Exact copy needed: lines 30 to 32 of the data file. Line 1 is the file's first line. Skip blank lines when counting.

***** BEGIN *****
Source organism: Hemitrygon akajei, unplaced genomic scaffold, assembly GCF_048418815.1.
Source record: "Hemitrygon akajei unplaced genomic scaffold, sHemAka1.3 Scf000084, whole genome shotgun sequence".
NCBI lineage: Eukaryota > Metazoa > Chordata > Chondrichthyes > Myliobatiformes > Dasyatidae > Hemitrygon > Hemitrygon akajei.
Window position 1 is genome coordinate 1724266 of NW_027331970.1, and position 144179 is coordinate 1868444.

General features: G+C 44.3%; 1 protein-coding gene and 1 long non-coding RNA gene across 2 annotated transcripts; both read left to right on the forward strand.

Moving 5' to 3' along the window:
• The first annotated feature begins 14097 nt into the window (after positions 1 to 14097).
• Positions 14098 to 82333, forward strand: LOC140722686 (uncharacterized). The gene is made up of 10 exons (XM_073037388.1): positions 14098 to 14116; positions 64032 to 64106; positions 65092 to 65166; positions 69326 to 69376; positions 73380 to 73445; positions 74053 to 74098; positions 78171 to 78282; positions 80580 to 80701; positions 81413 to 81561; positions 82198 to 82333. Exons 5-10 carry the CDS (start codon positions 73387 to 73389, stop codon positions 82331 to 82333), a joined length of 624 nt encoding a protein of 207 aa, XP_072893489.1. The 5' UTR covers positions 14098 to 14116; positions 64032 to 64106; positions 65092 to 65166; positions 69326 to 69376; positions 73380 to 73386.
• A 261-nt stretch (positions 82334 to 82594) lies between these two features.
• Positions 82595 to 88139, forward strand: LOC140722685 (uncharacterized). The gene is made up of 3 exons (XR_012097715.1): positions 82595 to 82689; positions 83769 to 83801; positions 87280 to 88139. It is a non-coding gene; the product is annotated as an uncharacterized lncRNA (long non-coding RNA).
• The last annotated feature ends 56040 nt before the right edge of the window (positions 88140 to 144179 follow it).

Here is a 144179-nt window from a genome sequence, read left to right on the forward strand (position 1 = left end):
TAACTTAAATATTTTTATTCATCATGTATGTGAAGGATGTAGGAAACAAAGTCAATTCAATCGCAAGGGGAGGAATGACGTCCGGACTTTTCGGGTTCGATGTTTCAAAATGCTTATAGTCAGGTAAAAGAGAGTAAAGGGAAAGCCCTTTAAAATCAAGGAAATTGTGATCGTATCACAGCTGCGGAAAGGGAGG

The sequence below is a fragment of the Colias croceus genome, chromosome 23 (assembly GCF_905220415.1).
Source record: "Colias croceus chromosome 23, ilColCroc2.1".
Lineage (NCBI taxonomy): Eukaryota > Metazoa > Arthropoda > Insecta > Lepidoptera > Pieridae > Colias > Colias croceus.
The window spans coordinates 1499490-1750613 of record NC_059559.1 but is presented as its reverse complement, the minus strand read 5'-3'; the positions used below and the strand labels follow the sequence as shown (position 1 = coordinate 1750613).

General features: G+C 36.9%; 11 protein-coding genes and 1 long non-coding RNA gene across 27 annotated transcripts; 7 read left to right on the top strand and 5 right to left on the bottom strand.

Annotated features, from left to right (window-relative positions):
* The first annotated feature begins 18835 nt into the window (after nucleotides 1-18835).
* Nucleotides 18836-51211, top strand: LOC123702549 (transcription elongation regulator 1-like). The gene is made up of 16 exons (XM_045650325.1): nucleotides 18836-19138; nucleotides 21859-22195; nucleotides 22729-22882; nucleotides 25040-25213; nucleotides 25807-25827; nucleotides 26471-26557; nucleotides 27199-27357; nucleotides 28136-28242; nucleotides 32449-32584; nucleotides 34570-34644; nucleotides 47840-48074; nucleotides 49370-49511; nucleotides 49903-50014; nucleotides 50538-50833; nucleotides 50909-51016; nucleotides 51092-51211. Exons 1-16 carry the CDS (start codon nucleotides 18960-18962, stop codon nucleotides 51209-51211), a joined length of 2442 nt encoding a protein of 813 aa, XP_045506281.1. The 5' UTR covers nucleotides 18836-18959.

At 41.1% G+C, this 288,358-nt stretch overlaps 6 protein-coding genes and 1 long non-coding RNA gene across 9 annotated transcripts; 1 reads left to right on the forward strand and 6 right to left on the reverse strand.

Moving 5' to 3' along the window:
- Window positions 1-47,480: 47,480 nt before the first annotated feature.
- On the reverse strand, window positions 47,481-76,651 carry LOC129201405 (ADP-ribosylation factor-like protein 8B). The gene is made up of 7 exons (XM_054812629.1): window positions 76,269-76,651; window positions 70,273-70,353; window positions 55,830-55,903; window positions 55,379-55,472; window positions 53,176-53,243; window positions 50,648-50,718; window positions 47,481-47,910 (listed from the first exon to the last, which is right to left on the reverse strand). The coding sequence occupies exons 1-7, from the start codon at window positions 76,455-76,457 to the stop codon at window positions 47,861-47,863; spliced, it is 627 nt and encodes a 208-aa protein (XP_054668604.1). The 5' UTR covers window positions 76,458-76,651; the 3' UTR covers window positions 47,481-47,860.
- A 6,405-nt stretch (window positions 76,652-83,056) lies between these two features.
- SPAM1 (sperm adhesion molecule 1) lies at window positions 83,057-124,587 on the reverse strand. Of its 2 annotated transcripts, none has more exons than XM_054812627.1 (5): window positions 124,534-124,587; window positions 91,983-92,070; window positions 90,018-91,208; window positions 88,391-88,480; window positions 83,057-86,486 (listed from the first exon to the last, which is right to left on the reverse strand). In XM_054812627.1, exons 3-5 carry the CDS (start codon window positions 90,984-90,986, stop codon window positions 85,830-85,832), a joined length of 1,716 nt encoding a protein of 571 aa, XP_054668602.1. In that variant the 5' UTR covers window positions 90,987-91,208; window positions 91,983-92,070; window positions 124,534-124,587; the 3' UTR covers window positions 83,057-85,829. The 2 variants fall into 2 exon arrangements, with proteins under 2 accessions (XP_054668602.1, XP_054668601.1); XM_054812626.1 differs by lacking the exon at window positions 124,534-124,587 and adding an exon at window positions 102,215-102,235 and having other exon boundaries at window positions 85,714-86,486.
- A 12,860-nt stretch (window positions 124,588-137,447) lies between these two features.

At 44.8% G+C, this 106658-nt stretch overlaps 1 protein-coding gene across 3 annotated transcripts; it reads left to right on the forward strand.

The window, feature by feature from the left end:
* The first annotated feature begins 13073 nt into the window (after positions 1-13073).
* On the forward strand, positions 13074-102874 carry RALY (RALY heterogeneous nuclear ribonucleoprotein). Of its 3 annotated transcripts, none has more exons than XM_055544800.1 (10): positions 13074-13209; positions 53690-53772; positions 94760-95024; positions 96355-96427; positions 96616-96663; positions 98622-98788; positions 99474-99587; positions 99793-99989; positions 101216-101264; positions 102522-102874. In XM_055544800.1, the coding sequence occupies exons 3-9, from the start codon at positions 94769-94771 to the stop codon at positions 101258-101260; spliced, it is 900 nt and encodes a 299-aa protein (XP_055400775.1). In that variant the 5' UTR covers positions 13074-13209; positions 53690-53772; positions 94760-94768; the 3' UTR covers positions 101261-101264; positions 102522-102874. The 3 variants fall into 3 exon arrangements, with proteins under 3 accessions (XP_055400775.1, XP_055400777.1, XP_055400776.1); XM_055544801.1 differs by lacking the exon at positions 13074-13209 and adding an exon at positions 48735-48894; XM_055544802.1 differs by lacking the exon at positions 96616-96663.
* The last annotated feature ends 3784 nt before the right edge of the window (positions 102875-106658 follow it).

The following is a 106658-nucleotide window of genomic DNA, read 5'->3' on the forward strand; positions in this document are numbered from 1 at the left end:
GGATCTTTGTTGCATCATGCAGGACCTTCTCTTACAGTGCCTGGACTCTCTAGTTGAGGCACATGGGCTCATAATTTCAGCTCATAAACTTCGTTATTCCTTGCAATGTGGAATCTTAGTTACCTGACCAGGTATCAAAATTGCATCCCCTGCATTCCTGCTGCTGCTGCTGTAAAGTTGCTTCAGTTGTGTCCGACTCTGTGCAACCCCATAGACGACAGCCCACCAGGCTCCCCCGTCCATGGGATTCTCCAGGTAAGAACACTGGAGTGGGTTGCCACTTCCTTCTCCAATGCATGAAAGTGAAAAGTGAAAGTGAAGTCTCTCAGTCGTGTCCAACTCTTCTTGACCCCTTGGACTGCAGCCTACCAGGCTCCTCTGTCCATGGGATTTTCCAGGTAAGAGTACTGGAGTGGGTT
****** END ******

The window, feature by feature from the left end:
* The first annotated feature begins 13073 nt into the window (after positions 1-13073).
* On the forward strand, positions 13074-102874 carry RALY (RALY heterogeneous nuclear ribonucleoprotein). Of its 3 annotated transcripts, none has more exons than XM_055544800.1 (10): positions 13074-13209; positions 53690-53772; positions 94760-95024; positions 96355-96427; positions 96616-96663; positions 98622-98788; positions 99474-99587; positions 99793-99989; positions 101216-101264; positions 102522-102874. In XM_055544800.1, the coding sequence occupies exons 3-9, from the start codon at positions 94769-94771 to the stop codon at positions 101258-101260; spliced, it is 900 nt and encodes a 299-aa protein (XP_055400775.1). In that variant the 5' UTR covers positions 13074-13209; positions 53690-53772; positions 94760-94768; the 3' UTR covers positions 101261-101264; positions 102522-102874. The 3 variants fall into 3 exon arrangements, with proteins under 3 accessions (XP_055400775.1, XP_055400777.1, XP_055400776.1); XM_055544801.1 differs by lacking the exon at positions 13074-13209 and adding an exon at positions 48735-48894; XM_055544802.1 differs by lacking the exon at positions 96616-96663.